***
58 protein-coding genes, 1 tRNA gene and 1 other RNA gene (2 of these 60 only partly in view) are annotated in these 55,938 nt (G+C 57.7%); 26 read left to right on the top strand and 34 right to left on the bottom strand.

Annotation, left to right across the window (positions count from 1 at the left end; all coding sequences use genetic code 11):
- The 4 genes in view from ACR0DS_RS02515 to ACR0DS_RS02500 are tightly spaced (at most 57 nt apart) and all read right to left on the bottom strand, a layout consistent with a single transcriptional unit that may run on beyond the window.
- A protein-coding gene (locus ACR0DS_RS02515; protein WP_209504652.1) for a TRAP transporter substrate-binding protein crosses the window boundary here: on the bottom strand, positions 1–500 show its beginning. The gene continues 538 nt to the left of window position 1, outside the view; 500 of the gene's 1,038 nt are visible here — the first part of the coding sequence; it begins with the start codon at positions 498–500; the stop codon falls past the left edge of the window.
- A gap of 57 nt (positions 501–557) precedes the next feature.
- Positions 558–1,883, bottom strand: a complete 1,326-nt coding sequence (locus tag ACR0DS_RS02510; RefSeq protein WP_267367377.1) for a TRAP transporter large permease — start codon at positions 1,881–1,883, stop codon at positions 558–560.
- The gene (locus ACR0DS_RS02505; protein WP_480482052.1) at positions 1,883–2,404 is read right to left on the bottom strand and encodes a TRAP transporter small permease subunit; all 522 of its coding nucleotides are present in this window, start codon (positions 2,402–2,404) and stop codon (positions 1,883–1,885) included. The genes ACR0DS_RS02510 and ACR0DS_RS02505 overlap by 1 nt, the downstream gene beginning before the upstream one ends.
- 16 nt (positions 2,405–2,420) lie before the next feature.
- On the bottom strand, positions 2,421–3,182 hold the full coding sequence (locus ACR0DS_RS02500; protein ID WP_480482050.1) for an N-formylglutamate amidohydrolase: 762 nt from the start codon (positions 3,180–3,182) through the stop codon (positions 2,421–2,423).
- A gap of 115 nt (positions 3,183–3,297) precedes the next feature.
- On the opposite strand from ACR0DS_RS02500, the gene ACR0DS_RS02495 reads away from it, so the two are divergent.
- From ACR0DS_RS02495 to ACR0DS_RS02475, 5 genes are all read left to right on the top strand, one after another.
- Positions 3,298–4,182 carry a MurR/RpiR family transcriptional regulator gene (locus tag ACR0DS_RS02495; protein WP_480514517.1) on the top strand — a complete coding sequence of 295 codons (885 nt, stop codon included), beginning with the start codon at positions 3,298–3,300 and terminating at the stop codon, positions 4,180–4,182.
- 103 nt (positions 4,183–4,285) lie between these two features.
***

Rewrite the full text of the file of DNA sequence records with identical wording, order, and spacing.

58 protein-coding genes, 1 tRNA gene and 1 other RNA gene (2 of these 60 only partly in view) are annotated in these 55,938 nt (G+C 57.7%); 26 read left to right on the top strand and 34 right to left on the bottom strand.

Annotation, left to right across the window (positions count from 1 at the left end; all coding sequences use genetic code 11):
- The 4 genes in view from ACR0DS_RS02515 to ACR0DS_RS02500 are tightly spaced (at most 57 nt apart) and all read right to left on the bottom strand, a layout consistent with a single transcriptional unit that may run on beyond the window.
- A protein-coding gene (locus ACR0DS_RS02515; protein WP_209504652.1) for a TRAP transporter substrate-binding protein crosses the window boundary here: on the bottom strand, positions 1–500 show its beginning. The gene continues 538 nt to the left of window position 1, outside the view; 500 of the gene's 1,038 nt are visible here — the first part of the coding sequence; it begins with the start codon at positions 498–500; the stop codon falls past the left edge of the window.
- A gap of 57 nt (positions 501–557) precedes the next feature.
- Positions 558–1,883, bottom strand: a complete 1,326-nt coding sequence (locus tag ACR0DS_RS02510; RefSeq protein WP_267367377.1) for a TRAP transporter large permease — start codon at positions 1,881–1,883, stop codon at positions 558–560.
- The gene (locus ACR0DS_RS02505; protein WP_480482052.1) at positions 1,883–2,404 is read right to left on the bottom strand and encodes a TRAP transporter small permease subunit; all 522 of its coding nucleotides are present in this window, start codon (positions 2,402–2,404) and stop codon (positions 1,883–1,885) included. The genes ACR0DS_RS02510 and ACR0DS_RS02505 overlap by 1 nt, the downstream gene beginning before the upstream one ends.
- 16 nt (positions 2,405–2,420) lie before the next feature.
- On the bottom strand, positions 2,421–3,182 hold the full coding sequence (locus ACR0DS_RS02500; protein ID WP_480482050.1) for an N-formylglutamate amidohydrolase: 762 nt from the start codon (positions 3,180–3,182) through the stop codon (positions 2,421–2,423).
- A gap of 115 nt (positions 3,183–3,297) precedes the next feature.
- On the opposite strand from ACR0DS_RS02500, the gene ACR0DS_RS02495 reads away from it, so the two are divergent.
- From ACR0DS_RS02495 to ACR0DS_RS02475, 5 genes are all read left to right on the top strand, one after another.
- Positions 3,298–4,182 carry a MurR/RpiR family transcriptional regulator gene (locus tag ACR0DS_RS02495; protein WP_480514517.1) on the top strand — a complete coding sequence of 295 codons (885 nt, stop codon included), beginning with the start codon at positions 3,298–3,300 and terminating at the stop codon, positions 4,180–4,182.
- 103 nt (positions 4,183–4,285) lie between these two features.